In 1977 Marvel Comics gave us the notorious blood and ink KISS comic magazine. In 1978, Marvel offered a colorful but rather simplified BEATLES bio-comic mag. Did you know, however, that in 1979 Marvel was going to offer a similar SUPER-SPECIAL history of THE ROLLING STONES? To the best of my knowledge it never appeared in either the US or foreign markets. To be drawn (or lightboxed from the look of it) by Tom Yeates (who went on to, amongst other things, an unjustly forgotten run on the pre-Alan Moore SWAMP THING), the announcement and this art appeared in the mid-1979 issue of Jim Steranko's MEDIASCENE tabloid. The brief mention of the upcoming book indicated that former Kubert school student Yeates had originally been signed for a 12 page back-up but that his art was so good he was given the whole book.
The announcement of the Stones comic is followed by an announcement that Marvel was planning something even bigger the following year--developing--in conjunction with Casablanca records-- a REAL rock group that would actually be on the charts and appearing in the comics at the same time. This project eventually coalesced into not a GROUP but...THE DAZZLER! To quote Wikipedia's entry on that character: Dazzler was originally developed as a cross-promotional, multi-media creation between Casablanca Records, Filmworks, and Marvel Comics until the tie-ins were dropped in 1980.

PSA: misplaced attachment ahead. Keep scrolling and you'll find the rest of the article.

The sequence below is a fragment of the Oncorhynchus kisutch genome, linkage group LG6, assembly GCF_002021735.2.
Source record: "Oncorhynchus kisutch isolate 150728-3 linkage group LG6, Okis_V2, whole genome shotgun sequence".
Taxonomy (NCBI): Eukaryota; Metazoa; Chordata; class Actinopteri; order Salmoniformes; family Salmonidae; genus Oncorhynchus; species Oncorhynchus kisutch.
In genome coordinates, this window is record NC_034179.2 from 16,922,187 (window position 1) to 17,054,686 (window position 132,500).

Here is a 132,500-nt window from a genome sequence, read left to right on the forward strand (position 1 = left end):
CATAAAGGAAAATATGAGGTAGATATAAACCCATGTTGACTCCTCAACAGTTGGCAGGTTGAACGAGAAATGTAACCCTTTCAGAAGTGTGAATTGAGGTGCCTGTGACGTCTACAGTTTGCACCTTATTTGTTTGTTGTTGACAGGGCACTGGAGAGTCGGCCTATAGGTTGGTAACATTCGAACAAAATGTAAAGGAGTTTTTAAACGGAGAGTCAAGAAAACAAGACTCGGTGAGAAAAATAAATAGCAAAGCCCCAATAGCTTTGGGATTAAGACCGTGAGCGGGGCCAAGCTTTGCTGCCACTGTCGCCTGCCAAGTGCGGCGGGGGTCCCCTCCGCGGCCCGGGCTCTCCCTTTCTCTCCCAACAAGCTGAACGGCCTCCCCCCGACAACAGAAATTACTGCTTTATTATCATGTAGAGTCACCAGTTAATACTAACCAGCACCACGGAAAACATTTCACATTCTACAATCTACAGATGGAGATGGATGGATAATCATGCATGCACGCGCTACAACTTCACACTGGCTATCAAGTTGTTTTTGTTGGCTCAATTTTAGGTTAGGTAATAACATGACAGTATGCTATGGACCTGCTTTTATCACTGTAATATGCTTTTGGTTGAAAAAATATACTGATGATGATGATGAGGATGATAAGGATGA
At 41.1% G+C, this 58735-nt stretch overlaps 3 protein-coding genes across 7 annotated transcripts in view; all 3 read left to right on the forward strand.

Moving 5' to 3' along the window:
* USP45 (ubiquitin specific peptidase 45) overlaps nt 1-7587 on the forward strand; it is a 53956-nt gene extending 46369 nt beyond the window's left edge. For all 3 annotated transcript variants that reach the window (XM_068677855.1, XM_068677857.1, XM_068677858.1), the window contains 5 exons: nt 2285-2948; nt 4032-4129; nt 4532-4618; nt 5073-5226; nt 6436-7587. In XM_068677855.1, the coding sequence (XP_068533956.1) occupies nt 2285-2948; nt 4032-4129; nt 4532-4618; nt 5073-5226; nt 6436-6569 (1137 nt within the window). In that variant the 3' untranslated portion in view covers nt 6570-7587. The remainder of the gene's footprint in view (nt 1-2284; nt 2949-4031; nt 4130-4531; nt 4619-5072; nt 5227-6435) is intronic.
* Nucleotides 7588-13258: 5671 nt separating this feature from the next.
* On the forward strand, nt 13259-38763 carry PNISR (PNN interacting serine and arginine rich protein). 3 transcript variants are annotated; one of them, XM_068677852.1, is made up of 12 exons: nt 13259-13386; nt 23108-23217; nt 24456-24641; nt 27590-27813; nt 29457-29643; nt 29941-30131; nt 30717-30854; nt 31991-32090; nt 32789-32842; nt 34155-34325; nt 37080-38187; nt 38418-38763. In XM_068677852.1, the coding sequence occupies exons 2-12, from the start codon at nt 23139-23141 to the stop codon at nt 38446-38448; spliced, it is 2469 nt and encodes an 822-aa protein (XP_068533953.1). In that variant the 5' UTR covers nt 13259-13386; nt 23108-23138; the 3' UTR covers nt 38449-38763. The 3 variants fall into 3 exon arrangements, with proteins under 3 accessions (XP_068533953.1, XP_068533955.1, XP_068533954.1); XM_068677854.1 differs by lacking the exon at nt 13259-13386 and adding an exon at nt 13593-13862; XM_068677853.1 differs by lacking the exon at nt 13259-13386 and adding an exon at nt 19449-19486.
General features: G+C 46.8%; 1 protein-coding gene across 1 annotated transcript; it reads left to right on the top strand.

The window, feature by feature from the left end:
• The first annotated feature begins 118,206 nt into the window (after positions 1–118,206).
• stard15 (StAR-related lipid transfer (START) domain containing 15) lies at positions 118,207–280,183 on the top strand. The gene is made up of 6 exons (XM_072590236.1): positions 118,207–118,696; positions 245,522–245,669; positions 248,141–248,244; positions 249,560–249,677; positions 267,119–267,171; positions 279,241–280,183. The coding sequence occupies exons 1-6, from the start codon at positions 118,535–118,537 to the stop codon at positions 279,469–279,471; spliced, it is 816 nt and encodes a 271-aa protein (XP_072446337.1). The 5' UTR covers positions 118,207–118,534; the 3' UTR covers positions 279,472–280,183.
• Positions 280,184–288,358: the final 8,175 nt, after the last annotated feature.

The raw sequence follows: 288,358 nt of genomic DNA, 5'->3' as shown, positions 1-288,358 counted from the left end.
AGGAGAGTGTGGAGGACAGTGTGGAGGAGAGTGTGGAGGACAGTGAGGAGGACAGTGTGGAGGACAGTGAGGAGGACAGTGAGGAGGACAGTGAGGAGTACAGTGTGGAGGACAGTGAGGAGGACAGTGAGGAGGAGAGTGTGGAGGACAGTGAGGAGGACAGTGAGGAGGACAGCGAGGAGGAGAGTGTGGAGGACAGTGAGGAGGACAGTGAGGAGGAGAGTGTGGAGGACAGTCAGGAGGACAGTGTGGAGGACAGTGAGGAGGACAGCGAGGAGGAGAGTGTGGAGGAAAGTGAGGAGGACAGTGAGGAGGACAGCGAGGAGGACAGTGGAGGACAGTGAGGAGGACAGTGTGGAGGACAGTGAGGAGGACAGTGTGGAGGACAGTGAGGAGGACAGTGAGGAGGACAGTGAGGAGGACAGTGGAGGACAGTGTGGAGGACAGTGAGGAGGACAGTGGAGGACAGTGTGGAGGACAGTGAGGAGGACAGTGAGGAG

My buddy, John Beatty was set to do an AC/DC comic for of all publishers AC Comics. They met with the band and he did some preliminary art but it never made it past that stage.
My personal grail for a comic that was ALMOST made would be the Joe Kubert Rocky newspaper strip. Joe was at an OrlandoCon in the early 80s and said that he did several strips but it never made it past that stage. I would LOVE to see the work that he did.
There must be tons of stories of comics that almost made it!
I went to the Kubert School withReplyDelete
Tom Yeates and he was good right out of the box. You knew he was
destined for a long career in the
He's done fine work on a lot of projects over the decades, but no
defining work, like Bissette and
Totleben's storytelling over Alan
Moore's scripts on Swamp Thing.
You could do a long article on all
the newspaper comic strips that Joe
Kubert/The Joe Kubert School were
involved in since the school's inception.
Besides the proposed Rocky feature,
Kubert picked up assignments on
some long-running strips that had
lost their artists. He would assign
layout/penciling duties to some of
his better students, and then go
over the work with the usual Kubert
flourish! I myself assisted Joe,
very briefly, on the Big Ben Bolt
comic strip in the 1970's. Hmmm,
never did see the printed work,
though you can be sure it looked
more like Kubert art and very little like Kujava art!